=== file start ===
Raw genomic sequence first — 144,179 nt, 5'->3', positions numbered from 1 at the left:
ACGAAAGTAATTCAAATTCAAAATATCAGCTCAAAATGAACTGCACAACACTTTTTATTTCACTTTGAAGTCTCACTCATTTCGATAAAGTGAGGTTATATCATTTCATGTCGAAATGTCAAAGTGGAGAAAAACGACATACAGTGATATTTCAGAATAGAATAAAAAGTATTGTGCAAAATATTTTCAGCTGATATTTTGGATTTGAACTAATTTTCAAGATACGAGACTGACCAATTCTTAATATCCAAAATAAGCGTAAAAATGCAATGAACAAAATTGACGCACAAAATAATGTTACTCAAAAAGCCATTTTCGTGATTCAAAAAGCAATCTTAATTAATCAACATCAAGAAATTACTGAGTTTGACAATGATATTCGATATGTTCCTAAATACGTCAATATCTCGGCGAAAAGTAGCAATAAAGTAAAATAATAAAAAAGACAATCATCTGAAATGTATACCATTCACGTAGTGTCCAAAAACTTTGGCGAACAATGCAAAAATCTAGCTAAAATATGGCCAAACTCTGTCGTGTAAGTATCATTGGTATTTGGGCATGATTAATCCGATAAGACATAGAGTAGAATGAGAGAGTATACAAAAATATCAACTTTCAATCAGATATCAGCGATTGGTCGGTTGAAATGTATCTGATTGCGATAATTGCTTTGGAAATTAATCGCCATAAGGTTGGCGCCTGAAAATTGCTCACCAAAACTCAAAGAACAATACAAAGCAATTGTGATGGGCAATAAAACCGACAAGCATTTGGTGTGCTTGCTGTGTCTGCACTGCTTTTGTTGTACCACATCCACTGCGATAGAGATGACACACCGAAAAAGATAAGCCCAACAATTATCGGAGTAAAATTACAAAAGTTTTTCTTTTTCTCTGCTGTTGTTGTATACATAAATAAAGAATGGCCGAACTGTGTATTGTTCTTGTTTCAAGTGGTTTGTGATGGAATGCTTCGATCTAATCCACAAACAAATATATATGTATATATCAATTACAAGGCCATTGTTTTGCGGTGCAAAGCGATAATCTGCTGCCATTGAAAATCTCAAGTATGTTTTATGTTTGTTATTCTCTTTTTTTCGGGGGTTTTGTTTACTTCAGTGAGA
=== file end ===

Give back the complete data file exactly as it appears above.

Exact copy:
Raw genomic sequence first — 144,179 nt, 5'->3', positions numbered from 1 at the left:
ACGAAAGTAATTCAAATTCAAAATATCAGCTCAAAATGAACTGCACAACACTTTTTATTTCACTTTGAAGTCTCACTCATTTCGATAAAGTGAGGTTATATCATTTCATGTCGAAATGTCAAAGTGGAGAAAAACGACATACAGTGATATTTCAGAATAGAATAAAAAGTATTGTGCAAAATATTTTCAGCTGATATTTTGGATTTGAACTAATTTTCAAGATACGAGACTGACCAATTCTTAATATCCAAAATAAGCGTAAAAATGCAATGAACAAAATTGACGCACAAAATAATGTTACTCAAAAAGCCATTTTCGTGATTCAAAAAGCAATCTTAATTAATCAACATCAAGAAATTACTGAGTTTGACAATGATATTCGATATGTTCCTAAATACGTCAATATCTCGGCGAAAAGTAGCAATAAAGTAAAATAATAAAAAAGACAATCATCTGAAATGTATACCATTCACGTAGTGTCCAAAAACTTTGGCGAACAATGCAAAAATCTAGCTAAAATATGGCCAAACTCTGTCGTGTAAGTATCATTGGTATTTGGGCATGATTAATCCGATAAGACATAGAGTAGAATGAGAGAGTATACAAAAATATCAACTTTCAATCAGATATCAGCGATTGGTCGGTTGAAATGTATCTGATTGCGATAATTGCTTTGGAAATTAATCGCCATAAGGTTGGCGCCTGAAAATTGCTCACCAAAACTCAAAGAACAATACAAAGCAATTGTGATGGGCAATAAAACCGACAAGCATTTGGTGTGCTTGCTGTGTCTGCACTGCTTTTGTTGTACCACATCCACTGCGATAGAGATGACACACCGAAAAAGATAAGCCCAACAATTATCGGAGTAAAATTACAAAAGTTTTTCTTTTTCTCTGCTGTTGTTGTATACATAAATAAAGAATGGCCGAACTGTGTATTGTTCTTGTTTCAAGTGGTTTGTGATGGAATGCTTCGATCTAATCCACAAACAAATATATATGTATATATCAATTACAAGGCCATTGTTTTGCGGTGCAAAGCGATAATCTGCTGCCATTGAAAATCTCAAGTATGTTTTATGTTTGTTATTCTCTTTTTTTCGGGGGTTTTGTTTACTTCAGTGAGA